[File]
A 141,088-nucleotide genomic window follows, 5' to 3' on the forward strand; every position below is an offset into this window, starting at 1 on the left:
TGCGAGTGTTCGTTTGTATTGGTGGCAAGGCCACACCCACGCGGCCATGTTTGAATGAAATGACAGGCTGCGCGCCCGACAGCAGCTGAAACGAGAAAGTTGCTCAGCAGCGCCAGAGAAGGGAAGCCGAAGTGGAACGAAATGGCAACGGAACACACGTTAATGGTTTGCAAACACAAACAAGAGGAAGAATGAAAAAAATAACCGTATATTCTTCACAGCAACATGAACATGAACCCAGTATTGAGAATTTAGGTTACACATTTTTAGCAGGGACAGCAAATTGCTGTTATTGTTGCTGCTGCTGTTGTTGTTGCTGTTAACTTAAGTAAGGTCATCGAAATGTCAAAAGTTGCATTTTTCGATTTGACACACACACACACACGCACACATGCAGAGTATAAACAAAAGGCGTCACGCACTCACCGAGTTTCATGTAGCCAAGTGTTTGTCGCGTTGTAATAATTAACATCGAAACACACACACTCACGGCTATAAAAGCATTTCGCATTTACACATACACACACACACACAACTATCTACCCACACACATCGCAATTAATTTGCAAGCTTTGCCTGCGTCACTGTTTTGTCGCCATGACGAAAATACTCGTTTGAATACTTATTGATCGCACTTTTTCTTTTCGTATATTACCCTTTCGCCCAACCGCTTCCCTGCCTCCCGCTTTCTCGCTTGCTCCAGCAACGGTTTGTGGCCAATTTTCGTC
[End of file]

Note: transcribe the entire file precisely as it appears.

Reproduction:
A 141,088-nucleotide genomic window follows, 5' to 3' on the forward strand; every position below is an offset into this window, starting at 1 on the left:
TGCGAGTGTTCGTTTGTATTGGTGGCAAGGCCACACCCACGCGGCCATGTTTGAATGAAATGACAGGCTGCGCGCCCGACAGCAGCTGAAACGAGAAAGTTGCTCAGCAGCGCCAGAGAAGGGAAGCCGAAGTGGAACGAAATGGCAACGGAACACACGTTAATGGTTTGCAAACACAAACAAGAGGAAGAATGAAAAAAATAACCGTATATTCTTCACAGCAACATGAACATGAACCCAGTATTGAGAATTTAGGTTACACATTTTTAGCAGGGACAGCAAATTGCTGTTATTGTTGCTGCTGCTGTTGTTGTTGCTGTTAACTTAAGTAAGGTCATCGAAATGTCAAAAGTTGCATTTTTCGATTTGACACACACACACACACGCACACATGCAGAGTATAAACAAAAGGCGTCACGCACTCACCGAGTTTCATGTAGCCAAGTGTTTGTCGCGTTGTAATAATTAACATCGAAACACACACACTCACGGCTATAAAAGCATTTCGCATTTACACATACACACACACACACAACTATCTACCCACACACATCGCAATTAATTTGCAAGCTTTGCCTGCGTCACTGTTTTGTCGCCATGACGAAAATACTCGTTTGAATACTTATTGATCGCACTTTTTCTTTTCGTATATTACCCTTTCGCCCAACCGCTTCCCTGCCTCCCGCTTTCTCGCTTGCTCCAGCAACGGTTTGTGGCCAATTTTCGTC